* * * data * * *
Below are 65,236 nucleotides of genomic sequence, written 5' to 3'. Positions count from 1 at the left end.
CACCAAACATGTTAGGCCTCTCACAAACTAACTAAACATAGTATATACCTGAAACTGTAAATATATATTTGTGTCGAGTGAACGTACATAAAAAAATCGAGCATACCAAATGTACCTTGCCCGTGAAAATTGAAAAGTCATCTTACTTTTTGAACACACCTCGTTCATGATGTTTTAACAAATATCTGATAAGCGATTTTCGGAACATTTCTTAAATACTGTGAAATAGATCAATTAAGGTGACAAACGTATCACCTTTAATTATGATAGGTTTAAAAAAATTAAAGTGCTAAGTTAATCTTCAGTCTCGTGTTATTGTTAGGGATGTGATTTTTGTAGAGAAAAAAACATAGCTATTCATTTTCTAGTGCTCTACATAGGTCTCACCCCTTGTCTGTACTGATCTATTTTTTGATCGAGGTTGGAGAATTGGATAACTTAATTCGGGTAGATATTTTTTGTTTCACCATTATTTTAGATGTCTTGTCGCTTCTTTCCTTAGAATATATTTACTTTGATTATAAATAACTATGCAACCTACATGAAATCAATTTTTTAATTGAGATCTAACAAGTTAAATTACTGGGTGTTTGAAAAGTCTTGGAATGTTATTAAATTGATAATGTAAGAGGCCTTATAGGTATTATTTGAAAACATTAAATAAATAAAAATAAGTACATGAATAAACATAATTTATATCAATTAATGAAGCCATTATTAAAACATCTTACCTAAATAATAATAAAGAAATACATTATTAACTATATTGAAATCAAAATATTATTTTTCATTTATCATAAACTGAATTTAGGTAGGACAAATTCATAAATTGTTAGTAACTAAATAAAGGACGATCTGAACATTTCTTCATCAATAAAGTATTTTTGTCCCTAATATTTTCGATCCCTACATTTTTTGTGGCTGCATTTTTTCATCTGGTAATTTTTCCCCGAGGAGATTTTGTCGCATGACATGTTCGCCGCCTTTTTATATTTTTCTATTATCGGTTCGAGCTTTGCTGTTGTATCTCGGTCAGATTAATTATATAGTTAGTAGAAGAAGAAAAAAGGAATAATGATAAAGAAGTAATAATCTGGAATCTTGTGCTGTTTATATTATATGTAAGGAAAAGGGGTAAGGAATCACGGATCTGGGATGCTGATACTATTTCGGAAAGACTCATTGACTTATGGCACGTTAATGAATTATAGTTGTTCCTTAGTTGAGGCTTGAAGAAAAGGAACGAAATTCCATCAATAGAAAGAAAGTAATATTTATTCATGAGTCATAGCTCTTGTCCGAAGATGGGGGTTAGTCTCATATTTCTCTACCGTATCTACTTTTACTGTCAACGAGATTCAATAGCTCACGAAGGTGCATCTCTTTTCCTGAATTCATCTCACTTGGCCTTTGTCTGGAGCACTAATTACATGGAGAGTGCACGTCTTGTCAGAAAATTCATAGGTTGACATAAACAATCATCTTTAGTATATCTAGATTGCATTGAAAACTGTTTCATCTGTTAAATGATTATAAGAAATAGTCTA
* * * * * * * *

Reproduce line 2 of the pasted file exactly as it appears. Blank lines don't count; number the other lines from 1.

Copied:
CACCAAACATGTTAGGCCTCTCACAAACTAACTAAACATAGTATATACCTGAAACTGTAAATATATATTTGTGTCGAGTGAACGTACATAAAAAAATCGAGCATACCAAATGTACCTTGCCCGTGAAAATTGAAAAGTCATCTTACTTTTTGAACACACCTCGTTCATGATGTTTTAACAAATATCTGATAAGCGATTTTCGGAACATTTCTTAAATACTGTGAAATAGATCAATTAAGGTGACAAACGTATCACCTTTAATTATGATAGGTTTAAAAAAATTAAAGTGCTAAGTTAATCTTCAGTCTCGTGTTATTGTTAGGGATGTGATTTTTGTAGAGAAAAAAACATAGCTATTCATTTTCTAGTGCTCTACATAGGTCTCACCCCTTGTCTGTACTGATCTATTTTTTGATCGAGGTTGGAGAATTGGATAACTTAATTCGGGTAGATATTTTTTGTTTCACCATTATTTTAGATGTCTTGTCGCTTCTTTCCTTAGAATATATTTACTTTGATTATAAATAACTATGCAACCTACATGAAATCAATTTTTTAATTGAGATCTAACAAGTTAAATTACTGGGTGTTTGAAAAGTCTTGGAATGTTATTAAATTGATAATGTAAGAGGCCTTATAGGTATTATTTGAAAACATTAAATAAATAAAAATAAGTACATGAATAAACATAATTTATATCAATTAATGAAGCCATTATTAAAACATCTTACCTAAATAATAATAAAGAAATACATTATTAACTATATTGAAATCAAAATATTATTTTTCATTTATCATAAACTGAATTTAGGTAGGACAAATTCATAAATTGTTAGTAACTAAATAAAGGACGATCTGAACATTTCTTCATCAATAAAGTATTTTTGTCCCTAATATTTTCGATCCCTACATTTTTTGTGGCTGCATTTTTTCATCTGGTAATTTTTCCCCGAGGAGATTTTGTCGCATGACATGTTCGCCGCCTTTTTATATTTTTCTATTATCGGTTCGAGCTTTGCTGTTGTATCTCGGTCAGATTAATTATATAGTTAGTAGAAGAAGAAAAAAGGAATAATGATAAAGAAGTAATAATCTGGAATCTTGTGCTGTTTATATTATATGTAAGGAAAAGGGGTAAGGAATCACGGATCTGGGATGCTGATACTATTTCGGAAAGACTCATTGACTTATGGCACGTTAATGAATTATAGTTGTTCCTTAGTTGAGGCTTGAAGAAAAGGAACGAAATTCCATCAATAGAAAGAAAGTAATATTTATTCATGAGTCATAGCTCTTGTCCGAAGATGGGGGTTAGTCTCATATTTCTCTACCGTATCTACTTTTACTGTCAACGAGATTCAATAGCTCACGAAGGTGCATCTCTTTTCCTGAATTCATCTCACTTGGCCTTTGTCTGGAGCACTAATTACATGGAGAGTGCACGTCTTGTCAGAAAATTCATAGGTTGACATAAACAATCATCTTTAGTATATCTAGATTGCATTGAAAACTGTTTCATCTGTTAAATGATTATAAGAAATAGTCTA